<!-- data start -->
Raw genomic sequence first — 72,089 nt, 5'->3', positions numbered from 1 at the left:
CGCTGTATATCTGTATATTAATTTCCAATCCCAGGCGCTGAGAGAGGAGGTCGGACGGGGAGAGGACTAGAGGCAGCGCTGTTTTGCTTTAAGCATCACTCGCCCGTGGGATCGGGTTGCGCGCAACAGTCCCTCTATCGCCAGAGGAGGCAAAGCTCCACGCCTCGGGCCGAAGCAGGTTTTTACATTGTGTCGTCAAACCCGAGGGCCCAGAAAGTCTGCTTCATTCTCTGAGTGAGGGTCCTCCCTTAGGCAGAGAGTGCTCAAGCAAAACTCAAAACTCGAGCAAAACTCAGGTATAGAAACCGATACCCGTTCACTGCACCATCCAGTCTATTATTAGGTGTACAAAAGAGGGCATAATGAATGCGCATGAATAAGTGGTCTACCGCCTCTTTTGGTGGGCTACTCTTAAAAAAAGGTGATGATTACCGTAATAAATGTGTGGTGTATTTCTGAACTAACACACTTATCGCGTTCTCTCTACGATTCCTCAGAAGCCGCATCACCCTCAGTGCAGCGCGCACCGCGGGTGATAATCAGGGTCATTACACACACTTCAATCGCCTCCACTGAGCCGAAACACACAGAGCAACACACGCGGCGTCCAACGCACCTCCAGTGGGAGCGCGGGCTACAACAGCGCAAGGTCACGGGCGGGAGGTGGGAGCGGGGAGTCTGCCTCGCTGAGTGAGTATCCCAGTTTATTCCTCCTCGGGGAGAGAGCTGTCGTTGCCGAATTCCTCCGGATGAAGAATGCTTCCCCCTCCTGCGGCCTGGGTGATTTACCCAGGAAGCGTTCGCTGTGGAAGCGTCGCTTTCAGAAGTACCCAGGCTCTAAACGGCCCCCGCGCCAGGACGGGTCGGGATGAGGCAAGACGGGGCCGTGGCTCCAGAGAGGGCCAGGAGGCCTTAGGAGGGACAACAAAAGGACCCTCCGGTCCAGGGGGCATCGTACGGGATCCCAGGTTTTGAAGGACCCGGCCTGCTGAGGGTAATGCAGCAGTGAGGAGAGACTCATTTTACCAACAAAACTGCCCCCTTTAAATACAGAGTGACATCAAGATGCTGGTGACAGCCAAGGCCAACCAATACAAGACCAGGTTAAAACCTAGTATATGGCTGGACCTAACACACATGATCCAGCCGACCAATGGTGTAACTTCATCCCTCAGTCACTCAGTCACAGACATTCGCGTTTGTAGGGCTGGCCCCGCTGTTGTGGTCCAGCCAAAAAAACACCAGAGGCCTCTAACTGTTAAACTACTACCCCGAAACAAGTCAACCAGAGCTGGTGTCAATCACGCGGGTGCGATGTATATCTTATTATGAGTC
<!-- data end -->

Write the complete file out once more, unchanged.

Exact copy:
Raw genomic sequence first — 72,089 nt, 5'->3', positions numbered from 1 at the left:
CGCTGTATATCTGTATATTAATTTCCAATCCCAGGCGCTGAGAGAGGAGGTCGGACGGGGAGAGGACTAGAGGCAGCGCTGTTTTGCTTTAAGCATCACTCGCCCGTGGGATCGGGTTGCGCGCAACAGTCCCTCTATCGCCAGAGGAGGCAAAGCTCCACGCCTCGGGCCGAAGCAGGTTTTTACATTGTGTCGTCAAACCCGAGGGCCCAGAAAGTCTGCTTCATTCTCTGAGTGAGGGTCCTCCCTTAGGCAGAGAGTGCTCAAGCAAAACTCAAAACTCGAGCAAAACTCAGGTATAGAAACCGATACCCGTTCACTGCACCATCCAGTCTATTATTAGGTGTACAAAAGAGGGCATAATGAATGCGCATGAATAAGTGGTCTACCGCCTCTTTTGGTGGGCTACTCTTAAAAAAAGGTGATGATTACCGTAATAAATGTGTGGTGTATTTCTGAACTAACACACTTATCGCGTTCTCTCTACGATTCCTCAGAAGCCGCATCACCCTCAGTGCAGCGCGCACCGCGGGTGATAATCAGGGTCATTACACACACTTCAATCGCCTCCACTGAGCCGAAACACACAGAGCAACACACGCGGCGTCCAACGCACCTCCAGTGGGAGCGCGGGCTACAACAGCGCAAGGTCACGGGCGGGAGGTGGGAGCGGGGAGTCTGCCTCGCTGAGTGAGTATCCCAGTTTATTCCTCCTCGGGGAGAGAGCTGTCGTTGCCGAATTCCTCCGGATGAAGAATGCTTCCCCCTCCTGCGGCCTGGGTGATTTACCCAGGAAGCGTTCGCTGTGGAAGCGTCGCTTTCAGAAGTACCCAGGCTCTAAACGGCCCCCGCGCCAGGACGGGTCGGGATGAGGCAAGACGGGGCCGTGGCTCCAGAGAGGGCCAGGAGGCCTTAGGAGGGACAACAAAAGGACCCTCCGGTCCAGGGGGCATCGTACGGGATCCCAGGTTTTGAAGGACCCGGCCTGCTGAGGGTAATGCAGCAGTGAGGAGAGACTCATTTTACCAACAAAACTGCCCCCTTTAAATACAGAGTGACATCAAGATGCTGGTGACAGCCAAGGCCAACCAATACAAGACCAGGTTAAAACCTAGTATATGGCTGGACCTAACACACATGATCCAGCCGACCAATGGTGTAACTTCATCCCTCAGTCACTCAGTCACAGACATTCGCGTTTGTAGGGCTGGCCCCGCTGTTGTGGTCCAGCCAAAAAAACACCAGAGGCCTCTAACTGTTAAACTACTACCCCGAAACAAGTCAACCAGAGCTGGTGTCAATCACGCGGGTGCGATGTATATCTTATTATGAGTC